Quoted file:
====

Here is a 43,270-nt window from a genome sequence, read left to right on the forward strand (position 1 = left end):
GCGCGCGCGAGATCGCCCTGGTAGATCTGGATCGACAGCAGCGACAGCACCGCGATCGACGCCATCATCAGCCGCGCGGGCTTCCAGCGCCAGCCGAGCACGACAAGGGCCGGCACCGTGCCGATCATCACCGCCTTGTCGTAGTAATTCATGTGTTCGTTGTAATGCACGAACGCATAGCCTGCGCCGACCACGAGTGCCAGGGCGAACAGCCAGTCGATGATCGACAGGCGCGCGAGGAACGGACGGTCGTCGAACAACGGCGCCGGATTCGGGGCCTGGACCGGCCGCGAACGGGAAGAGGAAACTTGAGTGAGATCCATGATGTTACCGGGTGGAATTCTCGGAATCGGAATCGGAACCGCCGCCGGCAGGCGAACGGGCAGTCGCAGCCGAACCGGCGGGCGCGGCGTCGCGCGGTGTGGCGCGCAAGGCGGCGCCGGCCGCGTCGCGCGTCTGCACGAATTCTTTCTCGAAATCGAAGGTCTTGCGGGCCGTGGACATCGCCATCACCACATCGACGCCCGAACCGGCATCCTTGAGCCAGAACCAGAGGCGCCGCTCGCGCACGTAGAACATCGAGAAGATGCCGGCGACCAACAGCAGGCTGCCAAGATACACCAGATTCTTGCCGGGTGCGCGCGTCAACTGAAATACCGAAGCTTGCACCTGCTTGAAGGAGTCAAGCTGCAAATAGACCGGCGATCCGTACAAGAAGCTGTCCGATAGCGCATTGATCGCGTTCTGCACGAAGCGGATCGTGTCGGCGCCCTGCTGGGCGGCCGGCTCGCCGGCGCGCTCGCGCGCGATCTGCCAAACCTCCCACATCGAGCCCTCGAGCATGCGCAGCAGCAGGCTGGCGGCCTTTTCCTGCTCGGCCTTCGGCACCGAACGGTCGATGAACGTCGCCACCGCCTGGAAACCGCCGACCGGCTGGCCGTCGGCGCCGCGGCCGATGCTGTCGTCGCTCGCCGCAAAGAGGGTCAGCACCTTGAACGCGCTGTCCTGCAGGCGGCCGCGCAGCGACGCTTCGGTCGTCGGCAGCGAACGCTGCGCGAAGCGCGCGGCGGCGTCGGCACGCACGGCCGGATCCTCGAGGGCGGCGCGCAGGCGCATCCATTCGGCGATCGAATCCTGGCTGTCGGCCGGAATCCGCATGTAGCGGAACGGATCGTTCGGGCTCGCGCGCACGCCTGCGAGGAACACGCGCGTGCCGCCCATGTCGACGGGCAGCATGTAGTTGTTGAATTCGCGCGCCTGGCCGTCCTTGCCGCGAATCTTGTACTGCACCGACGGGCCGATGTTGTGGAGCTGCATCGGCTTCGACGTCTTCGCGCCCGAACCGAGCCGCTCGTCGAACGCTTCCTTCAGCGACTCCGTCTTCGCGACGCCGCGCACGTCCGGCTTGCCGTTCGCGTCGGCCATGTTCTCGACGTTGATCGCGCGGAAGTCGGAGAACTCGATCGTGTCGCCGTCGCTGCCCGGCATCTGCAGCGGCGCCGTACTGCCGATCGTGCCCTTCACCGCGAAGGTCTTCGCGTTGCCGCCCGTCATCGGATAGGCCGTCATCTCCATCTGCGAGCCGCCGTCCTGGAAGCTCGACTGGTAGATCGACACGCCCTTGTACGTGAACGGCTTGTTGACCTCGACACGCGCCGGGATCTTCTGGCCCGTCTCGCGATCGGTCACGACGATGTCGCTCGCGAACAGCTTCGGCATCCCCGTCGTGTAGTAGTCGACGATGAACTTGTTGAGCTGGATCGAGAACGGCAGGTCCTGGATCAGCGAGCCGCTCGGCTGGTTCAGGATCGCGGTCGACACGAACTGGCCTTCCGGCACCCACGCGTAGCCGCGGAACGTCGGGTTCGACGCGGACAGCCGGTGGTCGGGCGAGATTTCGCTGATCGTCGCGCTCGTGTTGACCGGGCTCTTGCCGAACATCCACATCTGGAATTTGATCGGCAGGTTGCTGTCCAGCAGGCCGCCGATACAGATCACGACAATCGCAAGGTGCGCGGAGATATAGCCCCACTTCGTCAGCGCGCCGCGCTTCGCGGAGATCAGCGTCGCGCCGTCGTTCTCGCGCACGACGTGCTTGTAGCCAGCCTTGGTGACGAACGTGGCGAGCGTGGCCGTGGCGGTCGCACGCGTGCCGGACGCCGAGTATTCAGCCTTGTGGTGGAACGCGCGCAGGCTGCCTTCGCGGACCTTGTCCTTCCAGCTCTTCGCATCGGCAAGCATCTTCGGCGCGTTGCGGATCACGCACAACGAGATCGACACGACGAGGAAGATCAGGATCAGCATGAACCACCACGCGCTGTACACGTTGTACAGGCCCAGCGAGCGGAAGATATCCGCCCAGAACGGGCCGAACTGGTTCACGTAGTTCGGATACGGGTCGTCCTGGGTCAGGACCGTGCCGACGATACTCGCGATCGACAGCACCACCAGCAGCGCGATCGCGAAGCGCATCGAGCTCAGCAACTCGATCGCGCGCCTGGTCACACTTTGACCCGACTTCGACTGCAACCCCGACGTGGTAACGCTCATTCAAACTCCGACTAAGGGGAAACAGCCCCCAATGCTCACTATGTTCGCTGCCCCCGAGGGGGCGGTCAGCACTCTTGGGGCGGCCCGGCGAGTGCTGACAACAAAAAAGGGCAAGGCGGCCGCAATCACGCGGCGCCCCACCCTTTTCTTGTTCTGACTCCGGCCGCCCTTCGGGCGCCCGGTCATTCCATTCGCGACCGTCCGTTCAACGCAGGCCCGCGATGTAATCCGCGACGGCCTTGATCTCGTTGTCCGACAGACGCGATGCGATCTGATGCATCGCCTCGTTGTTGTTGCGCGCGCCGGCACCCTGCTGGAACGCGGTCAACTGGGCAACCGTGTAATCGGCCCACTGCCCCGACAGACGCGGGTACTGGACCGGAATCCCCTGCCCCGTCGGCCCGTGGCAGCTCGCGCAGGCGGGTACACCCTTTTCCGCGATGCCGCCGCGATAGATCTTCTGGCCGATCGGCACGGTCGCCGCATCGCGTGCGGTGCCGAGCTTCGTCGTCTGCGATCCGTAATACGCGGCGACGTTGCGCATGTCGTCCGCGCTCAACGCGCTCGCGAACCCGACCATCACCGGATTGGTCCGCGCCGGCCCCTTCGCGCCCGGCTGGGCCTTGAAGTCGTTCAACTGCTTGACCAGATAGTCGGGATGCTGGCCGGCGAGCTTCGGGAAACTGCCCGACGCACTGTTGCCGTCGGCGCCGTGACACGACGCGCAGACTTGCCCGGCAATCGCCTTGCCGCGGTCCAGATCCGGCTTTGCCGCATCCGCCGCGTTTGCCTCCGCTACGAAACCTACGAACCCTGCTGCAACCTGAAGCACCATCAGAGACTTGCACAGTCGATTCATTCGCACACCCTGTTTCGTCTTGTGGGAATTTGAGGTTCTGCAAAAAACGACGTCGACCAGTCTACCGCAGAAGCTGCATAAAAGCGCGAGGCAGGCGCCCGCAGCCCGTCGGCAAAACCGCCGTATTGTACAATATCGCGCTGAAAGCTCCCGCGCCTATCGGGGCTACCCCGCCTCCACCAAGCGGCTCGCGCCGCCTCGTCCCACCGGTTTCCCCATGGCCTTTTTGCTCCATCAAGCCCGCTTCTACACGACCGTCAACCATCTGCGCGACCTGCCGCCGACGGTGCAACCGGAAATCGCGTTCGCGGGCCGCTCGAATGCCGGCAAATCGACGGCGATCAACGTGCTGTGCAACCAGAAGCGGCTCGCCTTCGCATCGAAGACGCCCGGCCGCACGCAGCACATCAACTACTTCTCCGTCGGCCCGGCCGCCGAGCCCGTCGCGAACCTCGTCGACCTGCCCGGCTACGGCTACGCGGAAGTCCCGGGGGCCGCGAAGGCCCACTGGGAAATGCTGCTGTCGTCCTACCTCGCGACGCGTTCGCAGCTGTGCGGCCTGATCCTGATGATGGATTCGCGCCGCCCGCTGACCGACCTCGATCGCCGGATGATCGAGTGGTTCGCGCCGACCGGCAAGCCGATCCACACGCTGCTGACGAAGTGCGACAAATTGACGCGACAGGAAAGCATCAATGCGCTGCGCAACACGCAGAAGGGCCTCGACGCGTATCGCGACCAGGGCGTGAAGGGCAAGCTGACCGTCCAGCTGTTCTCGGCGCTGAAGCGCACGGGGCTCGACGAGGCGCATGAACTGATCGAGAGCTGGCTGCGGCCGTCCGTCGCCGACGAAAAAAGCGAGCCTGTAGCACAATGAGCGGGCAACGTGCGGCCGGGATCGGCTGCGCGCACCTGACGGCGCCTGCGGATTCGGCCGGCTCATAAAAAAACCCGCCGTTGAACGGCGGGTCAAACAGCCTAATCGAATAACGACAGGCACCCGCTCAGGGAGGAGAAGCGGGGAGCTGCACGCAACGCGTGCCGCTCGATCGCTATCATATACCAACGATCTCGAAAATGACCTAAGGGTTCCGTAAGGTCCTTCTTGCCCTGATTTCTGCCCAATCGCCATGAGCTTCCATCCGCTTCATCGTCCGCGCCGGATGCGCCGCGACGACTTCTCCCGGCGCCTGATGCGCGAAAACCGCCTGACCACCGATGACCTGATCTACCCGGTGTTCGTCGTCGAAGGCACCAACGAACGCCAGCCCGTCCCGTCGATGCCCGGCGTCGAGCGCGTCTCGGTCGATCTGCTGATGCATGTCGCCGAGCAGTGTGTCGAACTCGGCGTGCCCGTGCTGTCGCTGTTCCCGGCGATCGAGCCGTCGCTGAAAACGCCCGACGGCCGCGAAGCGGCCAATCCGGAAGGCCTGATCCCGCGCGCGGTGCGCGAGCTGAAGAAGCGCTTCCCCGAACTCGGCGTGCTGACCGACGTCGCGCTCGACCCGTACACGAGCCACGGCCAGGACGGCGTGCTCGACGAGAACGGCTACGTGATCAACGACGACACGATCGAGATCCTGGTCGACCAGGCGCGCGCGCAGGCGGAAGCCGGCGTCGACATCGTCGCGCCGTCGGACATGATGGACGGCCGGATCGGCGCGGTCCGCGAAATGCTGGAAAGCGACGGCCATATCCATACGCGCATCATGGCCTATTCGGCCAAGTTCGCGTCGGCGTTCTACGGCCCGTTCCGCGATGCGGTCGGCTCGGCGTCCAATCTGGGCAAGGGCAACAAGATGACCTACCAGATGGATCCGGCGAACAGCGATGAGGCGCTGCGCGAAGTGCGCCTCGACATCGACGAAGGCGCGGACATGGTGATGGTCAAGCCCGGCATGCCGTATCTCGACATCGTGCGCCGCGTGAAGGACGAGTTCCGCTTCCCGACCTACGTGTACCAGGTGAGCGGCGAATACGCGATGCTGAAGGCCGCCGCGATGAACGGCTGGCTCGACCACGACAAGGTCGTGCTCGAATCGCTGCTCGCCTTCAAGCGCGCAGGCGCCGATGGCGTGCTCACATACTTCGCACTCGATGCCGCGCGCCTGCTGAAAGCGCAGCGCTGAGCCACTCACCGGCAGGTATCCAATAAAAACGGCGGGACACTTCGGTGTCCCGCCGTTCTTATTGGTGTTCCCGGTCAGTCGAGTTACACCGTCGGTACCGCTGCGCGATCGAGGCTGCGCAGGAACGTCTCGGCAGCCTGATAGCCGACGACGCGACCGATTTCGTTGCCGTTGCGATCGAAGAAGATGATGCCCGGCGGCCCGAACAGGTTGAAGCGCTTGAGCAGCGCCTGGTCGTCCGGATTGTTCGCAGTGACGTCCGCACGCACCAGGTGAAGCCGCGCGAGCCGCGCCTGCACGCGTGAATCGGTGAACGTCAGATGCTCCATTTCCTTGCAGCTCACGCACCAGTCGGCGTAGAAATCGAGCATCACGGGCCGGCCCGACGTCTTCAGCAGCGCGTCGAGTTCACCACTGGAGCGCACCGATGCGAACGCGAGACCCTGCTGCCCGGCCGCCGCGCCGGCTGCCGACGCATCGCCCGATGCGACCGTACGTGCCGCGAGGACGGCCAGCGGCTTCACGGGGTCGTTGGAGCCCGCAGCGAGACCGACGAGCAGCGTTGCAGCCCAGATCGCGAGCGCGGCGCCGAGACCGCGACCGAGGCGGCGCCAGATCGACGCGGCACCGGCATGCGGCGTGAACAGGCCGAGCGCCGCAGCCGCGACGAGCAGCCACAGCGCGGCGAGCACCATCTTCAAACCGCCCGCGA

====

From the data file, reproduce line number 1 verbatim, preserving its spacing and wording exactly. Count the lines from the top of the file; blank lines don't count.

Here is a 43,270-nt window from a genome sequence, read left to right on the forward strand (position 1 = left end):